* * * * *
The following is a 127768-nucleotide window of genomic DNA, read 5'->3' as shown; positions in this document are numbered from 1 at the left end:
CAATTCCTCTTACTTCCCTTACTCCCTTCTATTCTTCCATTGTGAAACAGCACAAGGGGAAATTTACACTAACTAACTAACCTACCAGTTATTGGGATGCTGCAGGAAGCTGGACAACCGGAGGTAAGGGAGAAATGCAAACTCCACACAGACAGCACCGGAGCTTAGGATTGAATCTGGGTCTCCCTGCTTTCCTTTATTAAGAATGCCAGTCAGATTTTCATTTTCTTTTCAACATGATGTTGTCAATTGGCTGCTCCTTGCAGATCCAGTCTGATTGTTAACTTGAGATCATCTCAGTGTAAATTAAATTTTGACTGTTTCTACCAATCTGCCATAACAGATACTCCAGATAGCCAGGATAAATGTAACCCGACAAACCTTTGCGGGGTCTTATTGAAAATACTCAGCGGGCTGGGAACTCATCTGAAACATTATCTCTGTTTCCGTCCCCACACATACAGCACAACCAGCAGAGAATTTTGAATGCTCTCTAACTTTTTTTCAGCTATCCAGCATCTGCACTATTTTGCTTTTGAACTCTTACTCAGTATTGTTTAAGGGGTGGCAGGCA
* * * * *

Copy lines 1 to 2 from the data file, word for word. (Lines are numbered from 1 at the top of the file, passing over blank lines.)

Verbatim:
The following is a 127768-nucleotide window of genomic DNA, read 5'->3' as shown; positions in this document are numbered from 1 at the left end:
CAATTCCTCTTACTTCCCTTACTCCCTTCTATTCTTCCATTGTGAAACAGCACAAGGGGAAATTTACACTAACTAACTAACCTACCAGTTATTGGGATGCTGCAGGAAGCTGGACAACCGGAGGTAAGGGAGAAATGCAAACTCCACACAGACAGCACCGGAGCTTAGGATTGAATCTGGGTCTCCCTGCTTTCCTTTATTAAGAATGCCAGTCAGATTTTCATTTTCTTTTCAACATGATGTTGTCAATTGGCTGCTCCTTGCAGATCCAGTCTGATTGTTAACTTGAGATCATCTCAGTGTAAATTAAATTTTGACTGTTTCTACCAATCTGCCATAACAGATACTCCAGATAGCCAGGATAAATGTAACCCGACAAACCTTTGCGGGGTCTTATTGAAAATACTCAGCGGGCTGGGAACTCATCTGAAACATTATCTCTGTTTCCGTCCCCACACATACAGCACAACCAGCAGAGAATTTTGAATGCTCTCTAACTTTTTTTCAGCTATCCAGCATCTGCACTATTTTGCTTTTGAACTCTTACTCAGTATTGTTTAAGGGGTGGCAGGCA